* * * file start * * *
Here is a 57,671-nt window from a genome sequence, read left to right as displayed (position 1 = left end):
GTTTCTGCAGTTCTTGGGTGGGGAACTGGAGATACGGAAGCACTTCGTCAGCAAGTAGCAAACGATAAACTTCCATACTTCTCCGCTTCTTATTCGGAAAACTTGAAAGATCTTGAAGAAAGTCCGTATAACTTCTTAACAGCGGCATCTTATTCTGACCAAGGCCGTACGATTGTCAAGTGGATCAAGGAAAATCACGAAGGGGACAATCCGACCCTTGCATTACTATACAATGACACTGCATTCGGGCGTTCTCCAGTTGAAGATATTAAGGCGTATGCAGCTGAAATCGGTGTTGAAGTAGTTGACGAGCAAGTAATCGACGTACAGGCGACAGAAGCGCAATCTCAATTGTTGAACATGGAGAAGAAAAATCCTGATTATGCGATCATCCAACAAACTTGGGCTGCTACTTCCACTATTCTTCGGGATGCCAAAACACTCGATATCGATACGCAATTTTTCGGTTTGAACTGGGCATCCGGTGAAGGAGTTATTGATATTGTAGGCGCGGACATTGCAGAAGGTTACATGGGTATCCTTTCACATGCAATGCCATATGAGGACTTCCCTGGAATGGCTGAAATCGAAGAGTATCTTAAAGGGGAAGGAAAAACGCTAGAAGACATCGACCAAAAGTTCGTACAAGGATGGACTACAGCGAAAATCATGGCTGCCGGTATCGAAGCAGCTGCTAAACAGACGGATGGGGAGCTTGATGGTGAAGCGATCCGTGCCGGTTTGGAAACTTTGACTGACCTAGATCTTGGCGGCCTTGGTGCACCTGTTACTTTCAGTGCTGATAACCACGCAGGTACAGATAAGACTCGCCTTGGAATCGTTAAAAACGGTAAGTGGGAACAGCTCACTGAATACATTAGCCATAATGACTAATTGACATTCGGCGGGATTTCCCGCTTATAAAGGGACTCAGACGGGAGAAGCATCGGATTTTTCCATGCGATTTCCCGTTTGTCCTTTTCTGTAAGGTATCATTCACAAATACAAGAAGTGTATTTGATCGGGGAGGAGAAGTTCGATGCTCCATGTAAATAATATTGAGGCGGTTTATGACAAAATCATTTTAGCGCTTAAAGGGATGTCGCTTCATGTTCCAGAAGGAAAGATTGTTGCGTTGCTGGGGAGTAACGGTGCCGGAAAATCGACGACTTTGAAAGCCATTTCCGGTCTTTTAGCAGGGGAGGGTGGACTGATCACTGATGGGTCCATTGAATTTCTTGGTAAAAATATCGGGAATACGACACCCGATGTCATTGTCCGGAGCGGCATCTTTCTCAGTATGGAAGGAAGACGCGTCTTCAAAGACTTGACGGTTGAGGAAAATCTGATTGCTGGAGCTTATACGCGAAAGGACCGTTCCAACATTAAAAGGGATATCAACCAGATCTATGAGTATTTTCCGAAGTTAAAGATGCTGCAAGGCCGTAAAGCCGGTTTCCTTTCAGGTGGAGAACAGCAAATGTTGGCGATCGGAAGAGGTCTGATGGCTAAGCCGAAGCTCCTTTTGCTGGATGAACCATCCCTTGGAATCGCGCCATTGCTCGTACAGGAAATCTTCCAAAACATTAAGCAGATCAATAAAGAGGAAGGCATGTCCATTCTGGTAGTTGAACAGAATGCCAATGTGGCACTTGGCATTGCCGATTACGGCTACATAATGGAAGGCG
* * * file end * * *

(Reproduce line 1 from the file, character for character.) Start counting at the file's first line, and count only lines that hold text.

Here is a 57,671-nt window from a genome sequence, read left to right as displayed (position 1 = left end):